The WAQS third round of SA modeling performed Clean model simulations that estimated United States Background (USB) and North American Background (NAB) ozone and PM2.5 concentrations. USB is the level of ozone or PM2.5 concentrations that occurs in the absence of U.S. anthropogenic emissions (i.e., due to CONUS BCs for sources outside of the CONUS domain including international transport and stratospheric ozone and natural emissions and Canadian and Mexican anthropogenic emissions within the CONUS domain). NAB is defined similarly without any North American anthropogenic emissions. The Round 3 Clean runs were done in part to present at EPA’s February 24-25, 2016 Workshop on Background Ozone. Prior to the Workshop, EPA prepared a White Paper on Background Ozone dated December 30, 2015 that describes the concept of USB and several modeling studies.
A description of the WAQS Round 3 Clean CAMx SA simulations is contained in the Clean Run Specification Sheet. The Clean CAMx runs were performed using the 2011b Modeling Platform run with no U.S. anthropogenic emissions on the 36 km CONUS domain to obtain ozone and PM contributions for the following five source categories:
- Mexico, Canada and Offshore (MCO) anthropogenic emissions;
- Combined Open Land Fires (Wildfires, Prescribed Burns and Agricultural Burning);
- Natural Emissions (biogenic, lightning NOx, sea salt and windblown dust);
- Initial Concentrations (IC); and
- Boundary Conditions (BC) around the 36 km CONUS domain
Clean runs were conducted using three different sets of BCs around the 36 km CONUS domain based on three Global Chemistry Models (GCMs):
For ozone, displays were made for the highest and fourth highest MDA8 ozone during 2011 for the following three emissions scenarios using all three sets of BCs (MZBC, GCBC and AMBC):
- USB = U.S. Background ozone (no U.S. anthropogenic emissions);
- NAB = North American Background (no anthropogenic emissions in CONUS domain); and
- USB-Fires = USB without open land fires.
Note that the USB displays using the CAMx Clean runs were true USB calculations (i.e., zero-out U.S. anthropogenic emissions), but the NAB and USB-Fire displays are not because the presence of the Mexico, Canada and offshore (MCO) anthropogenic emissions (NAB) or open land fires (USB-Fires) were eliminated by subtracting their source apportionment contributions rather than separate CAMx model simulations with their emissions eliminated (zero-out).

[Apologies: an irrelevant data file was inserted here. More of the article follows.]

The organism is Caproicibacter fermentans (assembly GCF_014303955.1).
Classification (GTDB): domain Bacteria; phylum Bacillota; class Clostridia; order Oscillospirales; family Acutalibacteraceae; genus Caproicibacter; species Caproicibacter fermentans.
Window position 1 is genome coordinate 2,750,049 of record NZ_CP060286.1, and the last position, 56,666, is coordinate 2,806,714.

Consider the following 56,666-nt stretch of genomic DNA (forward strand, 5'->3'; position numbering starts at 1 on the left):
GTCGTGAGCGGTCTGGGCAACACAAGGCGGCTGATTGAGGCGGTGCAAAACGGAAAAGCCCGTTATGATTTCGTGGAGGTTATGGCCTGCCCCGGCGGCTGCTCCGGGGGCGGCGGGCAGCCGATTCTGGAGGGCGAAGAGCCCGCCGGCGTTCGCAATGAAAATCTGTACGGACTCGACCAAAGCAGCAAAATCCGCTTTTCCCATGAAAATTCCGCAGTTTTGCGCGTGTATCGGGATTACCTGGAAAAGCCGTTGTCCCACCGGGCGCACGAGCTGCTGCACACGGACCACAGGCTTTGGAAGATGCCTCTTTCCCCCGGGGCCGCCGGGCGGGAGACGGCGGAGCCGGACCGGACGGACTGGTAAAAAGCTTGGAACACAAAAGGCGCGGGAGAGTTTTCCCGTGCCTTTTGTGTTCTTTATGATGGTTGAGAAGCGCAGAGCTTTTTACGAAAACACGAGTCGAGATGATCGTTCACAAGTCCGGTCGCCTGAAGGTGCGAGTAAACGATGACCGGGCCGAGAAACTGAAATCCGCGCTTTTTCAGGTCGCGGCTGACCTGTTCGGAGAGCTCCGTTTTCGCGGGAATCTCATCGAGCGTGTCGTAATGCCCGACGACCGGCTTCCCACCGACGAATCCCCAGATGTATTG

The CAMx Clean runs absolute model concentration USB/NAB ozone displays for the CONUS domain using the MZBC and GCBC GCM BCs are available in MSWORD documents and the highest and fourth highest MDA8 ozone concentrations using the 2011 meteorological modeling year:
The CAMx Clean runs using the AMBC BCs produced abnormally high ozone concentrations so are not included in the displays in the above links. We believe this is due to the AM3 GCM having high ozone of stratospheric ozone lower in the atmosphere than MOZART and GEOS-Chem and the WAQS CAMx model configuration (25 layers) having insufficient vertical resolution in the upper troposphere so mixes too much of the AM3 stratospheric ozone down to the surface in the CAMx Clean AMBC simulation.
Similar USB results are available for annual PM2.5 concentrations and highest and 98th percentile (8th highest) 24-hour PM2.5 concentrations. Since the CAMx Clean simulations were not run with the PSAT source apportionment tool to tag the Mexico, Canada and Offshore emissions, estimates of NAB annual and 24-hour PM2.5 are not available, so we just have USB PM2.5 whose spatial distribution are available at the following links:
For the CAMx Clean MZBC simulations, ozone Design Values were calculated for the USB, NAB and USB-Fire conditions using EPA’s Modeled Attainment Test Software (MATS). MATS follows EPA’s recommended approach (EPA, 2014) for projecting future year ozone Design Values (DVF) that uses the relative change in the current year (2011b) and future year (Clean Run) modeling results (relative response factors, RRFs) to scale the observed current year ozone Design Value (DVC) to obtain the future year DVF (DVF = DVC x RRF). The MATS USB, NAB and USB-Fires Clean ozone DVF results are available in an MSWORD document:
Similar spatial results of MATS DVF projections for MZBC CAMx Clean simulation are available for annual PM2.5 DVs at the linke below, MATS does not do spatial analysis for the 24-hour PM2.5 NAAQS:
Finally, CSV files with the extractions of the CAMx Clean MDA8 ozone and PM2.5 concentrations at the monitoring sites can be found in the following folder:
Example WAQS SA modeling results are presented for each round of SA modeling. For Rounds 1 and 2 ozone SA modeling results are displayed for the Chatfield AQS monitoring site (08035005) located in the southern portion of the Denver Nonattainment Area and were obtained from the SA Visualization Tool. For the Round 3 Clean simulations, examples of USB, NAB and USB-Fire ozone background results are presented for the GCBC BCs and using the 4th highest MDA8 ozone absolute and MATS ozone DVF relative modeling results.
Example Round 1 Geographic SA Ozone Modeling Results from Visualization Tool:
Example Round 1 Source-Sector Ozone Modeling Results